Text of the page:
Human Resource Managers – NOC 0112 SDG


Number of People Who Work in this Industry


Median Income of People Working in this Occupation


Chance this Occupation Will Be Impacted by Technology in the Next Decade


Participation Rate
Percentage of the number of people currently working in the occupation as compared to the total number of people within the occupation as of the week of
May 1 to May 7 2016


Unemployment Rate
Percentage of people looking for work as compared to the total number of people in the occupation as of the week of May 1 to May 7, 2016, when the unemployment rate was 7.8% in SDG and 5.3% in PR.


of People Working in this Occupation

47.1% of the workforce has a College, CEGEP or non-university certificate or diploma.

35.3% of the workforce has a university diploma or degree.

Age of the Workforce

in this Occupation

76.5% of the workforce is age 45 to 64.

Sectors that Employ this Occupation

24% of human resource managers work in each of the Manufacturing and Health Care and Social Assistance sectors.

Employment Outlook

The employment outlook in our region for 2017-2019 is fair. Employment decline will lead to the loss of some positions. Several positions will become available due to retirements. There are several unemployed workers with recent experience in this occupation. Bilingualism may be an asset.

Projected growth rate in Ontario: 7.1%-8%

More Information

What Else Do I Need to Know?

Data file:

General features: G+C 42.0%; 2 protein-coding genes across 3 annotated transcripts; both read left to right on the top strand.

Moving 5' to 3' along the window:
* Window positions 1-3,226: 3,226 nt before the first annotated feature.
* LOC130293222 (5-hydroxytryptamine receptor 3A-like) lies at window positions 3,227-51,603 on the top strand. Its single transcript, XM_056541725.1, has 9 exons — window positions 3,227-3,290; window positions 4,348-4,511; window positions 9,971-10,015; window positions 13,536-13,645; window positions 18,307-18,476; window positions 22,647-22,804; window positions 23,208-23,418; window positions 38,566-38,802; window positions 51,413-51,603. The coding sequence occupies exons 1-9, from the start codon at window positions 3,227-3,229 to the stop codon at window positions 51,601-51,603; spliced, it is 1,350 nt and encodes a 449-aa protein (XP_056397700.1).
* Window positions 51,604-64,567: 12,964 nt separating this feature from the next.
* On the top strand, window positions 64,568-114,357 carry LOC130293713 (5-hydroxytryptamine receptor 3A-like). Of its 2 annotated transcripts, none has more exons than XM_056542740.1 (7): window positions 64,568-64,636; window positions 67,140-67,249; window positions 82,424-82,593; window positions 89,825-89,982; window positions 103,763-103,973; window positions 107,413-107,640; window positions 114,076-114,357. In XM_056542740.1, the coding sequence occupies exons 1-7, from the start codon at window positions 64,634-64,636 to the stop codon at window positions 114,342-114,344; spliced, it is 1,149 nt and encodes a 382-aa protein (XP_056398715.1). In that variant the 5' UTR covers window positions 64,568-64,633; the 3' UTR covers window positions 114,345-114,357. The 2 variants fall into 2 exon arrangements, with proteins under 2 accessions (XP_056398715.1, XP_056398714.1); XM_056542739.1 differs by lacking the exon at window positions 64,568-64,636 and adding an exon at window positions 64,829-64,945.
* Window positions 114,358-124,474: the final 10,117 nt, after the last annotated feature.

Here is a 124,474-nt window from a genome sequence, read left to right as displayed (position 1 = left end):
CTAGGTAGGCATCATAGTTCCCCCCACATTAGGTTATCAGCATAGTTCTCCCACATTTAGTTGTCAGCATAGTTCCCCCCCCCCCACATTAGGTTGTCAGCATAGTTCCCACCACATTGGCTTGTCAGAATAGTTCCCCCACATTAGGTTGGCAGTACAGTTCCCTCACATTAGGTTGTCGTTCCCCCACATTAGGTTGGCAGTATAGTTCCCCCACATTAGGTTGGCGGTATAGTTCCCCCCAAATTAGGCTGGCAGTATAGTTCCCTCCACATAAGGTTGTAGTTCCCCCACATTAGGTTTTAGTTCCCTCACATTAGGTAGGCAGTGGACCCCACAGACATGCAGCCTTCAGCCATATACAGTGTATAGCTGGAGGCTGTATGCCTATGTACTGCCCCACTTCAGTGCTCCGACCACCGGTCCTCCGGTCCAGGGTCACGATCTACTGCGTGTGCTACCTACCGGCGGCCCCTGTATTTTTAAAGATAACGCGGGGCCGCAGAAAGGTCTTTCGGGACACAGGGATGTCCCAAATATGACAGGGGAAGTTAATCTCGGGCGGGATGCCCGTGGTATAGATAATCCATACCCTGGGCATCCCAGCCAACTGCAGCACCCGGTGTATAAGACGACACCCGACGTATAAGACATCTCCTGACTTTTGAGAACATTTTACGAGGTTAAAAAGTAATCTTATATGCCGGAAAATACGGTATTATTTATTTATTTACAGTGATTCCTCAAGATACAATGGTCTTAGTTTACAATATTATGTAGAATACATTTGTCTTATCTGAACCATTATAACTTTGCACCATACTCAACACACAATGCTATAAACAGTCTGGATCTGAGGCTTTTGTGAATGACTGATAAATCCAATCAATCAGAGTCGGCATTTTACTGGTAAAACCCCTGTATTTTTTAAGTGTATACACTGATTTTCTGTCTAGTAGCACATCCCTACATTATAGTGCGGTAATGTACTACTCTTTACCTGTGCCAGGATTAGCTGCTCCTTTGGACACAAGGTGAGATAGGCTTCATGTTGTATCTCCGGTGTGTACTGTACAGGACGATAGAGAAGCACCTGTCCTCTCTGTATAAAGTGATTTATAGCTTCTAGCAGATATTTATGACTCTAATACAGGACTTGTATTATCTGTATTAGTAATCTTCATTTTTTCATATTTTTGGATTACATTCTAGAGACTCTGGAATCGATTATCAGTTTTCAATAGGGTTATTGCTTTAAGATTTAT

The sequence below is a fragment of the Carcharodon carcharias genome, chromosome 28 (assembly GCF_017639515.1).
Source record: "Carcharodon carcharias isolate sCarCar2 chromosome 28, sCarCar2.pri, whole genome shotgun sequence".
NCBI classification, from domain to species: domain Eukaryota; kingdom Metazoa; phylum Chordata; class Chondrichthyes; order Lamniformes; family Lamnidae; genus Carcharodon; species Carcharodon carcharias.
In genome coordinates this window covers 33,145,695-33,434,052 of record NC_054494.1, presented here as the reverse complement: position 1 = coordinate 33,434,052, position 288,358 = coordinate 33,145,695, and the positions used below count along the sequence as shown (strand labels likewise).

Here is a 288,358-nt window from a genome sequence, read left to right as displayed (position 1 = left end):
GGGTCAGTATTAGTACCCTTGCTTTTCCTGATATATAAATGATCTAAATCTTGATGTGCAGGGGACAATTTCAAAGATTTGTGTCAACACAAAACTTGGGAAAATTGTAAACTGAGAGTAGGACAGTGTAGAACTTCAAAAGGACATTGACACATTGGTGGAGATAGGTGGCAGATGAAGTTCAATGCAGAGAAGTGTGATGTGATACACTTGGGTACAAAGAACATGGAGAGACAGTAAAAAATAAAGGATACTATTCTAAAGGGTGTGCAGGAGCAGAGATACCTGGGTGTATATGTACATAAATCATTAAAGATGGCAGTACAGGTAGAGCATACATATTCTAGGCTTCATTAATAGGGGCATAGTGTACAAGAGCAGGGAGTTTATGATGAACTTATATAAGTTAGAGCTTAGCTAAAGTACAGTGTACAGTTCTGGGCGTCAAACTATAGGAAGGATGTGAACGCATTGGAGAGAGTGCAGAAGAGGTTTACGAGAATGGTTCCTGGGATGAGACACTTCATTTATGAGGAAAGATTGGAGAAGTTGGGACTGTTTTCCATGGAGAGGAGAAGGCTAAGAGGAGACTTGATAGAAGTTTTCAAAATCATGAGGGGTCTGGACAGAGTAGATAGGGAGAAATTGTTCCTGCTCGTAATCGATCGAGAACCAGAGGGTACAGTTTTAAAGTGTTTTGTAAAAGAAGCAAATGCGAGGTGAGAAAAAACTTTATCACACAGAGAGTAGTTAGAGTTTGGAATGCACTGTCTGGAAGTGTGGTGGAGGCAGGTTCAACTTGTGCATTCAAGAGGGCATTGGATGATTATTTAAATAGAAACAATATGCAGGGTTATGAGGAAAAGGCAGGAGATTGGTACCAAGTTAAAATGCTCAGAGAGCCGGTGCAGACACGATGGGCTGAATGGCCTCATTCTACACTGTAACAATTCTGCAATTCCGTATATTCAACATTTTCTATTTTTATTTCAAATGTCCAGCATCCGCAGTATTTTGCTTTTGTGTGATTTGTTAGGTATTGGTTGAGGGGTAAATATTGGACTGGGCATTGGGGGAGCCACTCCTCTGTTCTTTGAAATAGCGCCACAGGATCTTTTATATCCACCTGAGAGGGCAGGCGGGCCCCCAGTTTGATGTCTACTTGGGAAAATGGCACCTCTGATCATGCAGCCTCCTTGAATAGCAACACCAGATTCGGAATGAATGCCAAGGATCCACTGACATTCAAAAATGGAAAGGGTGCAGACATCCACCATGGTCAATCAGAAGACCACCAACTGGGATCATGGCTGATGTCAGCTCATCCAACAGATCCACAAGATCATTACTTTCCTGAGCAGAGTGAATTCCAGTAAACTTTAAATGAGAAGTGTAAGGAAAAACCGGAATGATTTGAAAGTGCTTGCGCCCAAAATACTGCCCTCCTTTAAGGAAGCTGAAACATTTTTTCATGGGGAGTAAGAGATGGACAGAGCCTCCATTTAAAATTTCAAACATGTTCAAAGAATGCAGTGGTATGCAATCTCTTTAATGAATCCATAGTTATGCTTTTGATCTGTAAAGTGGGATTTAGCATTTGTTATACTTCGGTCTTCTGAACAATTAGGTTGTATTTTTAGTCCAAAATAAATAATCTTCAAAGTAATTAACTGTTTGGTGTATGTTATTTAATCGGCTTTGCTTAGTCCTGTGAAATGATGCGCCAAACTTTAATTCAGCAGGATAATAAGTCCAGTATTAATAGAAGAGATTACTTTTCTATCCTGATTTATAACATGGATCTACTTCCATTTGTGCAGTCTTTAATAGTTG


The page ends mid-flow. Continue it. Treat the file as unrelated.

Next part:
• Employment Outlook in the Ottawa Economic Region is fair. Over the next few years, human resource managers will continue to experience favourable demand in Ontario. However, they may be required to support more complex organisational issues in light of the changing role of their departments. Human resource units may be expected to acquire a more in-depth understanding of the organisation’s issues and challenges and better align human resources strategies with emerging company goals. Among the key considerations for future human resource planning are the cross-cultural and cross-generational work environment as well as strong competition in the marketplace, which is driving the need for a leaner, but more talented and productive workforce.
  • Many employers are seeking experienced leaders with over five years’ experience, preferably in a management role, and with specific knowledge of the firm’s business line. Individuals with a business-related master’s degree with some specialisation in personnel management and holders of the Certified Human Resources Professional (CHRP) designation will have enhanced job prospects. The Human Resources Professionals Association issues the CHRP designation and self-regulates the human resources profession in Ontario (Registered Human Resources Professionals Act, 2013).
  • There would appear to be ample supply of these professionals to meet current demand, including a substantial number of graduates exiting from related studies. Recent graduates without industry knowledge may face increased competition from human resource generalists with work experience.
  • Human resource managers are employed in all industries; however the general tightening in public sector hiring and the loss of several large manufacturing companies may temper job opportunities as these industries are major employers in Ontario.
  • Technological advancement will continue to impact this occupation. While most employers require individuals skilled in applications such as the Human Resources Information System, the increased use of this computerised process and other software has made outsourcing easier for employers. Outsourcing human resources related functions to independent human resources consultancy firms will moderate job growth as efficiencies are gained.
  • For more information directly from employers, click on  “Healthcare & Social Assistance”, “Professional, Technical and Education”, and/or “Transportation and Warehousing”.